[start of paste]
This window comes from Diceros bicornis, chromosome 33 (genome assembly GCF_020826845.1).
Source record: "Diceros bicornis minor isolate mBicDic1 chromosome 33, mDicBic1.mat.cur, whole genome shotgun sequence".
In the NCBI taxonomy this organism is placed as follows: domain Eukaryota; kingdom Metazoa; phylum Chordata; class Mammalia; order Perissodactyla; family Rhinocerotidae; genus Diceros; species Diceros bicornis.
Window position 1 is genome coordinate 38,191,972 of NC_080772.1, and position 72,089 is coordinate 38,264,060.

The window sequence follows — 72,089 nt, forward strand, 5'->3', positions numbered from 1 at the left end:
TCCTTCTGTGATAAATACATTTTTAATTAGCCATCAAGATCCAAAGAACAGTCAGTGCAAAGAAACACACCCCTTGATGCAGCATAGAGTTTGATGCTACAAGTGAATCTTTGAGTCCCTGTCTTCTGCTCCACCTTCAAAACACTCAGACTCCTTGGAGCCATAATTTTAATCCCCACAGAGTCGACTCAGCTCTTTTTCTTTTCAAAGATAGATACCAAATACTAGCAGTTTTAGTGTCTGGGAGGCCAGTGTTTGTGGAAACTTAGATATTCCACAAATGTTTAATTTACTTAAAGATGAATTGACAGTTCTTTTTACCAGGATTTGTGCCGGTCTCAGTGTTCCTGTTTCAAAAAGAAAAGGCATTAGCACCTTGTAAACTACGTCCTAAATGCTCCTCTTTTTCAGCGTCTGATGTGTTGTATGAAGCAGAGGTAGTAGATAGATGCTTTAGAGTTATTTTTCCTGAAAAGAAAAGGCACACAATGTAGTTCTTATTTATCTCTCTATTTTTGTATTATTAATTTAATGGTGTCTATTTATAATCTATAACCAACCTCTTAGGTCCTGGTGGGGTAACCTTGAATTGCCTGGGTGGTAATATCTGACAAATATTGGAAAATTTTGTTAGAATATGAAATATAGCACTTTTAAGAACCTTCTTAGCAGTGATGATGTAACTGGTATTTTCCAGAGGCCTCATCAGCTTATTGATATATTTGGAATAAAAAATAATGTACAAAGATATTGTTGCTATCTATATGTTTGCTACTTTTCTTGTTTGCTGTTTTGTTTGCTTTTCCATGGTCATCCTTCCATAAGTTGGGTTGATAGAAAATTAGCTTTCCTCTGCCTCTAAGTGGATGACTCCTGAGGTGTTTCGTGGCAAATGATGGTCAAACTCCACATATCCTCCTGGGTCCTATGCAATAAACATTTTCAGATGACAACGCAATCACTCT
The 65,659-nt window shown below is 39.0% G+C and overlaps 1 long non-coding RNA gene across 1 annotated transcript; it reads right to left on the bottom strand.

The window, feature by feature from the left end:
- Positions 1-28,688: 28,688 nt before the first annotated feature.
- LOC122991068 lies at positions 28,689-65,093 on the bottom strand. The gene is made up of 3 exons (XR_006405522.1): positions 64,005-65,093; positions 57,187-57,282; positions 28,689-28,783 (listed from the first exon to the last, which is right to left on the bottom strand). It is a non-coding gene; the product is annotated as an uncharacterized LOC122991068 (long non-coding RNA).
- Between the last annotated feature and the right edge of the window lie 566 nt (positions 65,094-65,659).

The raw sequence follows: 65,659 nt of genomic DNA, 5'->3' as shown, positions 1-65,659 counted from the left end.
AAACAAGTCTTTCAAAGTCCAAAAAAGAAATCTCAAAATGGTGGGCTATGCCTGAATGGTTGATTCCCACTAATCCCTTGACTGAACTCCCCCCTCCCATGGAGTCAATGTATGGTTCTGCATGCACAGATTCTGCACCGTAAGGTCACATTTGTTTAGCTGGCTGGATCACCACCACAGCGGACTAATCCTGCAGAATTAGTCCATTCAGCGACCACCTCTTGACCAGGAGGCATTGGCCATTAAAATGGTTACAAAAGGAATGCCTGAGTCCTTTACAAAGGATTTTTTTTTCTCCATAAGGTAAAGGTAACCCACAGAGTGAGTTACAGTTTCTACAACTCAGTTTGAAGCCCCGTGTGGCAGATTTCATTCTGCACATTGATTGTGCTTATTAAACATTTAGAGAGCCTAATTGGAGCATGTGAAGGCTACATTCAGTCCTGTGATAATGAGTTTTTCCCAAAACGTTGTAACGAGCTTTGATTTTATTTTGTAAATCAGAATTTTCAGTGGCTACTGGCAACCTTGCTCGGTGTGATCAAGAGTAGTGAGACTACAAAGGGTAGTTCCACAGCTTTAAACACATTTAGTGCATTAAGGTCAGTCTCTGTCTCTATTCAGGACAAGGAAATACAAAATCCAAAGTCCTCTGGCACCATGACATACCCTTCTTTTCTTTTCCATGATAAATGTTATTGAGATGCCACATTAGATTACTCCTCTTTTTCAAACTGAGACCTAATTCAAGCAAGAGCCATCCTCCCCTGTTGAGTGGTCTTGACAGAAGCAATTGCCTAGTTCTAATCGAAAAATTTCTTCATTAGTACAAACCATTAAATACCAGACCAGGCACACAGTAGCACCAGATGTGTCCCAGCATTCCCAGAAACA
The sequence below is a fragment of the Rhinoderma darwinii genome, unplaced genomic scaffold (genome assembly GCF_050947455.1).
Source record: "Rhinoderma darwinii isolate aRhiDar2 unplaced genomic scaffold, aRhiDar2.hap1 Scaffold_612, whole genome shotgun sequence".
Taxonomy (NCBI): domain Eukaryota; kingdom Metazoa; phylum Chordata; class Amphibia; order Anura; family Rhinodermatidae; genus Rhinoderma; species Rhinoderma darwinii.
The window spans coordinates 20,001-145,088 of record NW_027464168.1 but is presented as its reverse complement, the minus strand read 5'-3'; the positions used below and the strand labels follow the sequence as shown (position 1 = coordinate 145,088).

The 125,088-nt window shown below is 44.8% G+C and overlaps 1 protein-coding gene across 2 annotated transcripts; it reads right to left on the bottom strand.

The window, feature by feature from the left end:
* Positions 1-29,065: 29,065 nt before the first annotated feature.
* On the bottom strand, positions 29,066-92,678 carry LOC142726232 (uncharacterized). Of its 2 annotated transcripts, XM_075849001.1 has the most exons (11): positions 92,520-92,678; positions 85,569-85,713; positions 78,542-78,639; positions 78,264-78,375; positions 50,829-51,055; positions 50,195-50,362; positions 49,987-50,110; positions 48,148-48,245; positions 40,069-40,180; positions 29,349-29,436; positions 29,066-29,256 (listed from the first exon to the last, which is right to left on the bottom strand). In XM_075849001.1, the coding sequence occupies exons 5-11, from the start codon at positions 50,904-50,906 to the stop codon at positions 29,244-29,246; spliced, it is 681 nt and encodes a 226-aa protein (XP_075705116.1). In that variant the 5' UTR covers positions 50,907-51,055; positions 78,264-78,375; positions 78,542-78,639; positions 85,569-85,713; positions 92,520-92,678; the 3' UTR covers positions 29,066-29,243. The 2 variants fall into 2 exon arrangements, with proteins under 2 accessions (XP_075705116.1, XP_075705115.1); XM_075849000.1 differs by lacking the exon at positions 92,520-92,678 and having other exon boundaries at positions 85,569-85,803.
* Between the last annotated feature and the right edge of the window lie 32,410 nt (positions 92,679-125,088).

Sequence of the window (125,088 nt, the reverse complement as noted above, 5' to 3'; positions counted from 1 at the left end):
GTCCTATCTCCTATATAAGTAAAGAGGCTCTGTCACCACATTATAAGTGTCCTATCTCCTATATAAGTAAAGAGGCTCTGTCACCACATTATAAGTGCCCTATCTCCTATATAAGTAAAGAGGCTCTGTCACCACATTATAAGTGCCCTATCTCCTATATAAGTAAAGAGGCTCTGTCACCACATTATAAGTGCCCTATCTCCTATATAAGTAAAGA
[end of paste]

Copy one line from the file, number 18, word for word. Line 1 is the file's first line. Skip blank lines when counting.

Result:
The 125,088-nt window shown below is 44.8% G+C and overlaps 1 protein-coding gene across 2 annotated transcripts; it reads right to left on the bottom strand.